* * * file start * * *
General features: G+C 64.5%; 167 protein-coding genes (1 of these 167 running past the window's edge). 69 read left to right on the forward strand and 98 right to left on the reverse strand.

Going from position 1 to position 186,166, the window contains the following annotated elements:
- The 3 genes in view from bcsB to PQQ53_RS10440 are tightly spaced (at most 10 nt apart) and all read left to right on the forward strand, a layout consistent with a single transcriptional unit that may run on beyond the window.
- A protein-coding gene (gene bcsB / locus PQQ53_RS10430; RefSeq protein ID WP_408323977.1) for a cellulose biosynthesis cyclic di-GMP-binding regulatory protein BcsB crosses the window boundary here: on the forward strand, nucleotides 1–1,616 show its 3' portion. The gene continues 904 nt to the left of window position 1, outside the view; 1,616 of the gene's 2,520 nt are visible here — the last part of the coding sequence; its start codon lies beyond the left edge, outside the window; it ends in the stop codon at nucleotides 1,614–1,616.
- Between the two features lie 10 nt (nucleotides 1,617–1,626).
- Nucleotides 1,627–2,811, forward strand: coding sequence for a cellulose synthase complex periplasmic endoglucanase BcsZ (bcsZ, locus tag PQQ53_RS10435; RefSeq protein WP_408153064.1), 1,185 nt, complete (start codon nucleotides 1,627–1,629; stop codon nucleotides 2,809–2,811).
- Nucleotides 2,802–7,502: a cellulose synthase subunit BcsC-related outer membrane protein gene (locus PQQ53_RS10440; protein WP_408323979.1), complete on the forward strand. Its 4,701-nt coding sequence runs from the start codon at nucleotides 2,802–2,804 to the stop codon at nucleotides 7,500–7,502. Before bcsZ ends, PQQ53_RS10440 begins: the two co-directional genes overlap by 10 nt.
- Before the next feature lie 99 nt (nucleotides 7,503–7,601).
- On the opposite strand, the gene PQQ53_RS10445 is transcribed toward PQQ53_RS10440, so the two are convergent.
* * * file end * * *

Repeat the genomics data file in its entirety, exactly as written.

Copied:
General features: G+C 64.5%; 167 protein-coding genes (1 of these 167 running past the window's edge). 69 read left to right on the forward strand and 98 right to left on the reverse strand.

Going from position 1 to position 186,166, the window contains the following annotated elements:
- The 3 genes in view from bcsB to PQQ53_RS10440 are tightly spaced (at most 10 nt apart) and all read left to right on the forward strand, a layout consistent with a single transcriptional unit that may run on beyond the window.
- A protein-coding gene (gene bcsB / locus PQQ53_RS10430; RefSeq protein ID WP_408323977.1) for a cellulose biosynthesis cyclic di-GMP-binding regulatory protein BcsB crosses the window boundary here: on the forward strand, nucleotides 1–1,616 show its 3' portion. The gene continues 904 nt to the left of window position 1, outside the view; 1,616 of the gene's 2,520 nt are visible here — the last part of the coding sequence; its start codon lies beyond the left edge, outside the window; it ends in the stop codon at nucleotides 1,614–1,616.
- Between the two features lie 10 nt (nucleotides 1,617–1,626).
- Nucleotides 1,627–2,811, forward strand: coding sequence for a cellulose synthase complex periplasmic endoglucanase BcsZ (bcsZ, locus tag PQQ53_RS10435; RefSeq protein WP_408153064.1), 1,185 nt, complete (start codon nucleotides 1,627–1,629; stop codon nucleotides 2,809–2,811).
- Nucleotides 2,802–7,502: a cellulose synthase subunit BcsC-related outer membrane protein gene (locus PQQ53_RS10440; protein WP_408323979.1), complete on the forward strand. Its 4,701-nt coding sequence runs from the start codon at nucleotides 2,802–2,804 to the stop codon at nucleotides 7,500–7,502. Before bcsZ ends, PQQ53_RS10440 begins: the two co-directional genes overlap by 10 nt.
- Before the next feature lie 99 nt (nucleotides 7,503–7,601).
- On the opposite strand, the gene PQQ53_RS10445 is transcribed toward PQQ53_RS10440, so the two are convergent.